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1.
Medical Journal of Peking Union Medical College Hospital ; 12(5):755-760, 2021.
Article in Chinese | EMBASE | ID: covidwho-2320863

ABSTRACT

With the development of technology, doctors can diagnose and treat many diseases through telemedicine. At present, teleophthalmology is mainly used in screening and diagnosing some ocular diseases, monitoring chronic ocular diseases, as well as teleconsultation. With the increasing demand and application of teleophthalmology, some problems will gradually become prominent, such as insufficient equipment and staff, medical risks, patient acceptance and satisfaction, network security, privacy, and covering of medical insurance. The global pandemic of COViD-19 has unexpectedly brought telemedicine to the forefront of ophthalmic services, and may continue to change the way of ophthalmic diagnosis and treatment. With the development of artificial intelligence technology, the expansion of 5G communication network coverage, the standardized training of primary medical staff, and the introduction of relevant laws and regulations, teleophthalmology will become more improved, universal, and widely applied, so as to provide patients with sustainable medical services of higher quality.Copyright © 2021, Peking Union Medical College Hospital. All rights reserved.

2.
Investigative Ophthalmology and Visual Science ; 63(7):341-F0172, 2022.
Article in English | EMBASE | ID: covidwho-2058679

ABSTRACT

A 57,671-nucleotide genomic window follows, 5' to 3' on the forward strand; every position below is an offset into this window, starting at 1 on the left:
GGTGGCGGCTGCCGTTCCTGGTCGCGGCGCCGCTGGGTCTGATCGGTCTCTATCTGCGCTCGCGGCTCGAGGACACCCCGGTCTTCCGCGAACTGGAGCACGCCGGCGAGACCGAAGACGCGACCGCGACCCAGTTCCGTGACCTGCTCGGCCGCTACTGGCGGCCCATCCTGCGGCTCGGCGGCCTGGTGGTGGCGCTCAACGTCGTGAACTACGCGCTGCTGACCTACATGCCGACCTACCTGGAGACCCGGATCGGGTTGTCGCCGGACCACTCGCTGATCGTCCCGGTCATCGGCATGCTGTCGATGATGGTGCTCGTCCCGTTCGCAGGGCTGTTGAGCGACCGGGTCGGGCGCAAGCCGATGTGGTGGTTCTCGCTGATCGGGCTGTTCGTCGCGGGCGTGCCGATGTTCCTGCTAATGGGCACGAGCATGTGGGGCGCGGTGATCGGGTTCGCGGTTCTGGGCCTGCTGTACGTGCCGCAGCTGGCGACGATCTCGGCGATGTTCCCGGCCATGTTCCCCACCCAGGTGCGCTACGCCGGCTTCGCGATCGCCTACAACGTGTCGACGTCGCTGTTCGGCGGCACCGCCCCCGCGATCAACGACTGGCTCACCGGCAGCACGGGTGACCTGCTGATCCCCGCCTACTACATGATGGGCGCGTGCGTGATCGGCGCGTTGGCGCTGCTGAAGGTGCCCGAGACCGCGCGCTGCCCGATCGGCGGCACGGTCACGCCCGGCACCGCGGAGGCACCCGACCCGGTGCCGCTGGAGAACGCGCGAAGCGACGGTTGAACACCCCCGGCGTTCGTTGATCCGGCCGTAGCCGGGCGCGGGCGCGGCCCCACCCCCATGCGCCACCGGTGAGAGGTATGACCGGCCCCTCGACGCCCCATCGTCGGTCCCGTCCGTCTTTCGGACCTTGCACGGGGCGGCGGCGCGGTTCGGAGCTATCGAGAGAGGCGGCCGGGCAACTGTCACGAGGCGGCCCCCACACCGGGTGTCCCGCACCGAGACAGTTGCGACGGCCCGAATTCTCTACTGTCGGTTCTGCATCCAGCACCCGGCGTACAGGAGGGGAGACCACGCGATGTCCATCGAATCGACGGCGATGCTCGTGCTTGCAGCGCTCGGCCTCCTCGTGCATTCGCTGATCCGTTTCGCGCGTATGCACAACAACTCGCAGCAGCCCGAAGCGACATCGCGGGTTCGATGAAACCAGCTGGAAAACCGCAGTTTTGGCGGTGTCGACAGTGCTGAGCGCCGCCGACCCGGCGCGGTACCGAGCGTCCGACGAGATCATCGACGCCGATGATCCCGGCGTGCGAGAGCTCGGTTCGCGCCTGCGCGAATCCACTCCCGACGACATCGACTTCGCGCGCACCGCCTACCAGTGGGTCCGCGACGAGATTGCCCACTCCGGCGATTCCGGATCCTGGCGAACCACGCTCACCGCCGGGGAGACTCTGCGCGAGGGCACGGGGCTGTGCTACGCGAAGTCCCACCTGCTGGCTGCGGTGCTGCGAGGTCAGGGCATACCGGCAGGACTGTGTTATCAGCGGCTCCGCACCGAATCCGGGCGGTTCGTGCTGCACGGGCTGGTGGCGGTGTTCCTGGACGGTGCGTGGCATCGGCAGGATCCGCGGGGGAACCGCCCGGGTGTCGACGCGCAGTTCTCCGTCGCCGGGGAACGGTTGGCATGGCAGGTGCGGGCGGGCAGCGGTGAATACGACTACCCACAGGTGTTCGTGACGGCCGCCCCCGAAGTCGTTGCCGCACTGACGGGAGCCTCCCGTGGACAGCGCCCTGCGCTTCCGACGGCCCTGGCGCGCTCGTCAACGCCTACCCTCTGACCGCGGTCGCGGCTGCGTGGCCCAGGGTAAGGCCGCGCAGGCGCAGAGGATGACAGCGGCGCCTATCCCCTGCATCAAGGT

Purpose : To assess the visual impact and reasons for treatment delay during the COVID-19 pandemic lockdown in neovascular age-related macular degeneration (nAMD) patients in ongoing anti-VEGF therapy. Methods : Retrospective, national, multicentre, observational study in nAMD patients treated with anti-VEGF therapy and registered in the Fight Retinal Blindness (FRB) Spain platform prior to lockdown. Study cohort was divided in timely treated patients (TTP) and delayed treatment patients (DTP). Mean change in best corrected visual acuity (BCVA, in ETDRS letters) from the last follow-up visit (FUV) before lockdown (BLD) (baseline [BL] visit) to the first FUV after lockdown (ALD) was assessed. A specific questionnaire was distributed to the participant centers to investigate further the reasons for treatment delay in all individual cases. Results : A total of 245 eyes fulfilled the eligibility criteria, from which 39.6% were TTP (n=97) and 60.4% were DTP (n=148). TTP presented greater baseline and final BCVA compared to DTP (64.1 vs 58.7 letters, p=0.023, and 63.6 vs 57.1, p=0.004). BCVA loss was significantly greater for DTP vs TTP (-2.0 vs -0.6 letters, p=0.016). For DTP cohort, the primary reason for visit delay was patient decision (48.2%) followed by limited hospital clinic capacity (42.7%). When patients decided not to attend scheduled visits, the main reason was fear to Covid-19 infection (49.4%). Conclusions : This study provides relevant data about the impact on visual outcomes of Covid-19 pandemic lockdown on nAMD patients and specifically provides new additional information regarding the main reasons for treatment and visits delay from both patients and healthcare service delivery perspectives.